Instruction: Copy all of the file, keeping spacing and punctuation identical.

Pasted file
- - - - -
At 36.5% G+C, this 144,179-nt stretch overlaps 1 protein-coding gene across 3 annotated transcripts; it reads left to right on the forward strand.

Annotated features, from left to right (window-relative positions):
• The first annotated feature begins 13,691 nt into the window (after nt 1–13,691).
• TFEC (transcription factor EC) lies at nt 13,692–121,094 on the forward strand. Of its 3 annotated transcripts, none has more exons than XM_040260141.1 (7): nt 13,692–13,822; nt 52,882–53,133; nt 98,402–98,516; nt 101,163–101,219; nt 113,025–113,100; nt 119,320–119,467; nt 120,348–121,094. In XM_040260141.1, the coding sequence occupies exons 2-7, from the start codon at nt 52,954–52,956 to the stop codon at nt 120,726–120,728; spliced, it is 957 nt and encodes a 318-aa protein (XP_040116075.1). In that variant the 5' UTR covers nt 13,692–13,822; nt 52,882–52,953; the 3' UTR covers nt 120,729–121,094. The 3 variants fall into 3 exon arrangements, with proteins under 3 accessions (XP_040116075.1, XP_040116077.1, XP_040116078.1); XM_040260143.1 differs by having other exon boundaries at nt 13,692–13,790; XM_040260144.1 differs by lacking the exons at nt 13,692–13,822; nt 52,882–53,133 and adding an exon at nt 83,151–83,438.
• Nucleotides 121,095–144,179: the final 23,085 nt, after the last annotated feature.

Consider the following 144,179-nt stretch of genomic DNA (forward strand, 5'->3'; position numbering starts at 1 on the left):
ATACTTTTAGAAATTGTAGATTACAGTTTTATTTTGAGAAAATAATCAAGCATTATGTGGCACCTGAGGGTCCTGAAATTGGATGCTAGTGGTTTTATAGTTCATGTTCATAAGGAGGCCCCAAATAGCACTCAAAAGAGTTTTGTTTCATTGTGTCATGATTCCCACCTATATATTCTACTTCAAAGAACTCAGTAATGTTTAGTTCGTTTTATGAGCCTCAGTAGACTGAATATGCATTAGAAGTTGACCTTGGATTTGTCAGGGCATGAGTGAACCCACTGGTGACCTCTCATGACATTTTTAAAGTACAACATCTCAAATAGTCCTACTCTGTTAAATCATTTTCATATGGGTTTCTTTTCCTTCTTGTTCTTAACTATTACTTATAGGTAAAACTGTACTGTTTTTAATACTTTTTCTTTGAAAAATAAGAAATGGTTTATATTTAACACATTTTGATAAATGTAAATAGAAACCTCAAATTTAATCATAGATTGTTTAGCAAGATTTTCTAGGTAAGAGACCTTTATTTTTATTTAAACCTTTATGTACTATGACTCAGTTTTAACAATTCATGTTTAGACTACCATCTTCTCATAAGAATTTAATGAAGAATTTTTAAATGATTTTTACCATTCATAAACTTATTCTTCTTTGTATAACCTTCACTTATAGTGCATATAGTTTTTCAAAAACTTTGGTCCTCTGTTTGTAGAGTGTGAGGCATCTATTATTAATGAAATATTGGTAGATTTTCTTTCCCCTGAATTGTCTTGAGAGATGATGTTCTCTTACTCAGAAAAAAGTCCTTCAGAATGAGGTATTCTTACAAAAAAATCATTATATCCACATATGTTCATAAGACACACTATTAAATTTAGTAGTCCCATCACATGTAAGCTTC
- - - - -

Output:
At 36.5% G+C, this 144,179-nt stretch overlaps 1 protein-coding gene across 3 annotated transcripts; it reads left to right on the forward strand.

Annotated features, from left to right (window-relative positions):
• The first annotated feature begins 13,691 nt into the window (after nt 1–13,691).
• TFEC (transcription factor EC) lies at nt 13,692–121,094 on the forward strand. Of its 3 annotated transcripts, none has more exons than XM_040260141.1 (7): nt 13,692–13,822; nt 52,882–53,133; nt 98,402–98,516; nt 101,163–101,219; nt 113,025–113,100; nt 119,320–119,467; nt 120,348–121,094. In XM_040260141.1, the coding sequence occupies exons 2-7, from the start codon at nt 52,954–52,956 to the stop codon at nt 120,726–120,728; spliced, it is 957 nt and encodes a 318-aa protein (XP_040116075.1). In that variant the 5' UTR covers nt 13,692–13,822; nt 52,882–52,953; the 3' UTR covers nt 120,729–121,094. The 3 variants fall into 3 exon arrangements, with proteins under 3 accessions (XP_040116075.1, XP_040116077.1, XP_040116078.1); XM_040260143.1 differs by having other exon boundaries at nt 13,692–13,790; XM_040260144.1 differs by lacking the exons at nt 13,692–13,822; nt 52,882–53,133 and adding an exon at nt 83,151–83,438.
• Nucleotides 121,095–144,179: the final 23,085 nt, after the last annotated feature.

Consider the following 144,179-nt stretch of genomic DNA (forward strand, 5'->3'; position numbering starts at 1 on the left):
ATACTTTTAGAAATTGTAGATTACAGTTTTATTTTGAGAAAATAATCAAGCATTATGTGGCACCTGAGGGTCCTGAAATTGGATGCTAGTGGTTTTATAGTTCATGTTCATAAGGAGGCCCCAAATAGCACTCAAAAGAGTTTTGTTTCATTGTGTCATGATTCCCACCTATATATTCTACTTCAAAGAACTCAGTAATGTTTAGTTCGTTTTATGAGCCTCAGTAGACTGAATATGCATTAGAAGTTGACCTTGGATTTGTCAGGGCATGAGTGAACCCACTGGTGACCTCTCATGACATTTTTAAAGTACAACATCTCAAATAGTCCTACTCTGTTAAATCATTTTCATATGGGTTTCTTTTCCTTCTTGTTCTTAACTATTACTTATAGGTAAAACTGTACTGTTTTTAATACTTTTTCTTTGAAAAATAAGAAATGGTTTATATTTAACACATTTTGATAAATGTAAATAGAAACCTCAAATTTAATCATAGATTGTTTAGCAAGATTTTCTAGGTAAGAGACCTTTATTTTTATTTAAACCTTTATGTACTATGACTCAGTTTTAACAATTCATGTTTAGACTACCATCTTCTCATAAGAATTTAATGAAGAATTTTTAAATGATTTTTACCATTCATAAACTTATTCTTCTTTGTATAACCTTCACTTATAGTGCATATAGTTTTTCAAAAACTTTGGTCCTCTGTTTGTAGAGTGTGAGGCATCTATTATTAATGAAATATTGGTAGATTTTCTTTCCCCTGAATTGTCTTGAGAGATGATGTTCTCTTACTCAGAAAAAAGTCCTTCAGAATGAGGTATTCTTACAAAAAAATCATTATATCCACATATGTTCATAAGACACACTATTAAATTTAGTAGTCCCATCACATGTAAGCTTC